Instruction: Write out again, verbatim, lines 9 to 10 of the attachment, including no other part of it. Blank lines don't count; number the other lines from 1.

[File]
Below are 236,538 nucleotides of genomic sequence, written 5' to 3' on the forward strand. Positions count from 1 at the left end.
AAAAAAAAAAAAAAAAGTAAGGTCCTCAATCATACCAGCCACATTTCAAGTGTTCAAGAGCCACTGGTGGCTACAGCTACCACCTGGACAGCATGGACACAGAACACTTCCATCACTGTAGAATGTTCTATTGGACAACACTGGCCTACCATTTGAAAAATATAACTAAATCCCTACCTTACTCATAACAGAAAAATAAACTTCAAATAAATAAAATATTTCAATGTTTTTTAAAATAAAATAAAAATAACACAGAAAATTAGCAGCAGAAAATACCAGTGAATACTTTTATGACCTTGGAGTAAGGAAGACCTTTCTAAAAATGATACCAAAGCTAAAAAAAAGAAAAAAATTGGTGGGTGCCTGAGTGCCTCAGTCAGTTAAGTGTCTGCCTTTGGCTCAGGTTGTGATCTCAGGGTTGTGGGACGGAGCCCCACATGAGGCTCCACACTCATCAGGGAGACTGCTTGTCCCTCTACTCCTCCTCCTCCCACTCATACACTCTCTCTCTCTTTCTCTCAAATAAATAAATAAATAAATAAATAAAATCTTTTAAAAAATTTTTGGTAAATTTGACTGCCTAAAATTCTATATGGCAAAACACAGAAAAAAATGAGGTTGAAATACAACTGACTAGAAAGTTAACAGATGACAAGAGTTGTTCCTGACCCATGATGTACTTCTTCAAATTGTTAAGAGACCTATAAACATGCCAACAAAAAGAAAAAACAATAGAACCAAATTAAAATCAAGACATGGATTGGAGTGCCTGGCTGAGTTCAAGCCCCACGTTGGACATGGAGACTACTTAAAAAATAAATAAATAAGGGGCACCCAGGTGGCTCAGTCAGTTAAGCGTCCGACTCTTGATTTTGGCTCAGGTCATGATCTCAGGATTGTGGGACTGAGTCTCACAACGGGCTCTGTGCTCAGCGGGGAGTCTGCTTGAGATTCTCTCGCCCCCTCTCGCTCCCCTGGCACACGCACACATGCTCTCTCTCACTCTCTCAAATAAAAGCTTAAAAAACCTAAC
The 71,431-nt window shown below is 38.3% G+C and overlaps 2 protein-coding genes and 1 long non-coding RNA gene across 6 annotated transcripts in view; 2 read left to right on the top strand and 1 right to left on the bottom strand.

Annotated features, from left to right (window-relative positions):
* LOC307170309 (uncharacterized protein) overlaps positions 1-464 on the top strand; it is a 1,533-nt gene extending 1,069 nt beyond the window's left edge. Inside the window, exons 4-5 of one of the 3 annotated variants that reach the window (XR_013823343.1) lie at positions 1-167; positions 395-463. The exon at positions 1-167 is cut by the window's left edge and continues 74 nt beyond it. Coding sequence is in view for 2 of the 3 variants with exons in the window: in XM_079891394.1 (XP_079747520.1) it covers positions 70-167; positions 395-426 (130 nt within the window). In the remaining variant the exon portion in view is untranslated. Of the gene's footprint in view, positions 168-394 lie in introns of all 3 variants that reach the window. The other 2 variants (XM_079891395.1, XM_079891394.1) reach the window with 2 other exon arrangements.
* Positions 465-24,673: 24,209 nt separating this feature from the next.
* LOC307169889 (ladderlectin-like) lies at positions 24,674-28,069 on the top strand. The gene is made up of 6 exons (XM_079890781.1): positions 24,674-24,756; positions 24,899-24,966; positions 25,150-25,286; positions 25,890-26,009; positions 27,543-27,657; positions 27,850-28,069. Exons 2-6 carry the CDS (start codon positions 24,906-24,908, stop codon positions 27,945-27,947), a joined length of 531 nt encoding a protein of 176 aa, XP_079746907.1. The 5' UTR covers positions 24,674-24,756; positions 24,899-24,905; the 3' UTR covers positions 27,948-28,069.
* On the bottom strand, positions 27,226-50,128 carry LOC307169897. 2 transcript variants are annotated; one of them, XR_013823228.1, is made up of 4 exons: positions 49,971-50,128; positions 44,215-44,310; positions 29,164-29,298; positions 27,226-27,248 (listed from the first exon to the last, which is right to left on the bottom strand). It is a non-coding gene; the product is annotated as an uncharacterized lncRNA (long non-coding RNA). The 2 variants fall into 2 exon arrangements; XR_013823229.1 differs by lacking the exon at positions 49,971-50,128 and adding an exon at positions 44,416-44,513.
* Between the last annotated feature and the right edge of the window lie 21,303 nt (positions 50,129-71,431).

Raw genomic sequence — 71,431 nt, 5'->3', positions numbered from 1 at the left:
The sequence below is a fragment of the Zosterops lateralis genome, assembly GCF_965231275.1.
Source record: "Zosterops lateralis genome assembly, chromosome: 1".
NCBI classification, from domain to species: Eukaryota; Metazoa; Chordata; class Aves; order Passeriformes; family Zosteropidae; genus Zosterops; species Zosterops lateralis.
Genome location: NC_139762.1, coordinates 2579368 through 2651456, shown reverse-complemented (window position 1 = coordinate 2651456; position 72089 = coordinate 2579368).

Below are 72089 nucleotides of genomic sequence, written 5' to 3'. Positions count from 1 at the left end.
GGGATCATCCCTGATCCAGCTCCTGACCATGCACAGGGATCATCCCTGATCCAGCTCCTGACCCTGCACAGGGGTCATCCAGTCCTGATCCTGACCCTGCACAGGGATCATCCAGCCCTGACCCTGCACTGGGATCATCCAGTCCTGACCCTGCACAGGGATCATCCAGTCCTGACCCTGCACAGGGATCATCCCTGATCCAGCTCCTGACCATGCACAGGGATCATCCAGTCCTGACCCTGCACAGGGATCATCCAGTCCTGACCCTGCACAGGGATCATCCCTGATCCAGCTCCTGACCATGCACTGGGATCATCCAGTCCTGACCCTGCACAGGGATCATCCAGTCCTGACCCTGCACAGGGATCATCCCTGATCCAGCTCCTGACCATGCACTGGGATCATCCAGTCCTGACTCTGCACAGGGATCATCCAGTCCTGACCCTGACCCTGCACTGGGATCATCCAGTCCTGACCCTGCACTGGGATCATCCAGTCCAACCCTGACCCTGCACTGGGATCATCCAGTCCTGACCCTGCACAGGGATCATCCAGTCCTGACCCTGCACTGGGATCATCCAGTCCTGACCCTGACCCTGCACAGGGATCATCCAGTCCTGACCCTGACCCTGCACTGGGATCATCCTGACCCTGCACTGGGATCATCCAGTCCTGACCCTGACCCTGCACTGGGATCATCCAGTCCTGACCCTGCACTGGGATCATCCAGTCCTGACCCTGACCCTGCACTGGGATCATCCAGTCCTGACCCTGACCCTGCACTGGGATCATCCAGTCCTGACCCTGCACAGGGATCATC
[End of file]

* Between the last annotated feature and the right edge of the window lie 21,303 nt (positions 50,129-71,431).

Raw genomic sequence — 71,431 nt, 5'->3', positions numbered from 1 at the left: